The above difficulties were heightened with regard to disc drive manufacturers using a particular style of conveyor and conveyor layout. Modern factory plans often seek to optimize spatial efficiency by utilizing recirculating conveyors that loop back upon themselves. Such conveyors make it possible to immediately and easily recycle a nonconforming production item, without the necessity of manually removing it from the conveyor and replacing it upstream. However, such conveyor arrangements means that floor space is at a premium. There is often simply no room available in which to carry a disc drive to a rather distant work station. Nor is there room to maneuver a cart-type work station without disrupting operations. Thus, what is needed, especially in the disc drice industry, is a work station suitable for essentially permanent placement adjacent the conveyor, but which provides means for loading and flipping the disc drives without lifting or carrying.
In order to overcome the difficulties enumerated above, the preferred embodiment of the present invention provides a first planar member translatably attached to a base. Attached to the first planar member is a second planar member disposed above and in close-spaced relationship with the first planar member, such that the second planar member may be rotated about a vertical axis. A frame is attached to the second planar member so as to be rotatable with it about the vertical axis. The frame is normally disposed in a horizontal plane and maintained at a height suitable to receive work material from an adjacent conveyor. The frame has affixed thereto a number of bearing rollers to facilitate movement of the work material from the conveyor onto the work station assembly. The frame is mounted on the second planar member in such a manner that it may rotate about a horizontal axis. Locking means are provided so that the frame may be held in position at any given angle of rotation, including completely upside down. Other locking means are provided to selectively prevent translation of the first planar member and rotation of the second planar member about the vertical axis.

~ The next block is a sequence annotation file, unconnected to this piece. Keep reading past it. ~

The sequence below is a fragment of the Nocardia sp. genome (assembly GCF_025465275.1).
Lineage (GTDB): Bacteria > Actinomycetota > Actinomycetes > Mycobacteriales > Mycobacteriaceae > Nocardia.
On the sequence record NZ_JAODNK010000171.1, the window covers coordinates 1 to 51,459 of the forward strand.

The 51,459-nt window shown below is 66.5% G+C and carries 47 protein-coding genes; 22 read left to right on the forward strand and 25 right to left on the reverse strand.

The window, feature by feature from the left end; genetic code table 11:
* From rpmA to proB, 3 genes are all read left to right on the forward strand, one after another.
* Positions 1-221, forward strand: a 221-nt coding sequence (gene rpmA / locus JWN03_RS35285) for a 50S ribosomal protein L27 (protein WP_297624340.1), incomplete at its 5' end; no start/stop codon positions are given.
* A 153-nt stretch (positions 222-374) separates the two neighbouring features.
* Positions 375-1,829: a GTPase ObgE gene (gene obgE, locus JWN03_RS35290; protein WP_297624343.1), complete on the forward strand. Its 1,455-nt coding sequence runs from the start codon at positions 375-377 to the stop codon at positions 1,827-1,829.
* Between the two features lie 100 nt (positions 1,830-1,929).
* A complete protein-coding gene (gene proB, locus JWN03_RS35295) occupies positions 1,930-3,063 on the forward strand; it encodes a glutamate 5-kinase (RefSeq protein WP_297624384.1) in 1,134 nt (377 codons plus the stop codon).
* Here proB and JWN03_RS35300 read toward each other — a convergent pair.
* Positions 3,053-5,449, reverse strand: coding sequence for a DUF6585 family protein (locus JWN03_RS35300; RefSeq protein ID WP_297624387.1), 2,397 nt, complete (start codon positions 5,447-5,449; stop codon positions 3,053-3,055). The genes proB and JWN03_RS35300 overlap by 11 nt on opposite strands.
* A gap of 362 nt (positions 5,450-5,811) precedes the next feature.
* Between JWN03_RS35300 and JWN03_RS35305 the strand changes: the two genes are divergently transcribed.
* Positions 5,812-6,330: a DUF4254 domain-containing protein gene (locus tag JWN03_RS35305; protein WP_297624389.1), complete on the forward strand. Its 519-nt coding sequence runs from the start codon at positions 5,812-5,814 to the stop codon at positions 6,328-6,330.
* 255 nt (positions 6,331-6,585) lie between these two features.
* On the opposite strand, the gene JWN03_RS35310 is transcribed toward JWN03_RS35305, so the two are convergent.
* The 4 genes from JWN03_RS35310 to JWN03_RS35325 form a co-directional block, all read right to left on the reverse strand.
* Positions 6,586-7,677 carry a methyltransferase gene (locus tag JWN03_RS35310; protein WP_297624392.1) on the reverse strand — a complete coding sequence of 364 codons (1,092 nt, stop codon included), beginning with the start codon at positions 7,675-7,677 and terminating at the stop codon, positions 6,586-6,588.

In preparation for receiving a disc drive base from the conveyor for localized fabrication on the work station assembly, the base of the work station assembly is placed near the conveyor with the frame aligned to receive the disc drive being transferred from the conveyor. The first planar member--on which are disposed the second planar member and the frame--is then translated horizontally until the frame is positioned directly adjacent the conveyor surface. The production item, for example a disc drive, is then rolled off of the conveyor via a series of small wheels strategically placed between the conveyor rollers with axes parallel to the longitudinal axis of the conveyor. Once on the frame, the production item is locked in position thereon. The first planar member is then translated away from the conveyor and the second planar member is normally rotated 90° about its central vertical axis. At this time, the operator may work on the exposed portions of the production item with ease, or he may elect to rotate the frame about a horizontal axis in order to work on, for instance, the bottom of the production item. Once rotated, the frame is locked in position by a cam-driven pin or a compression bolt provided for this purpose.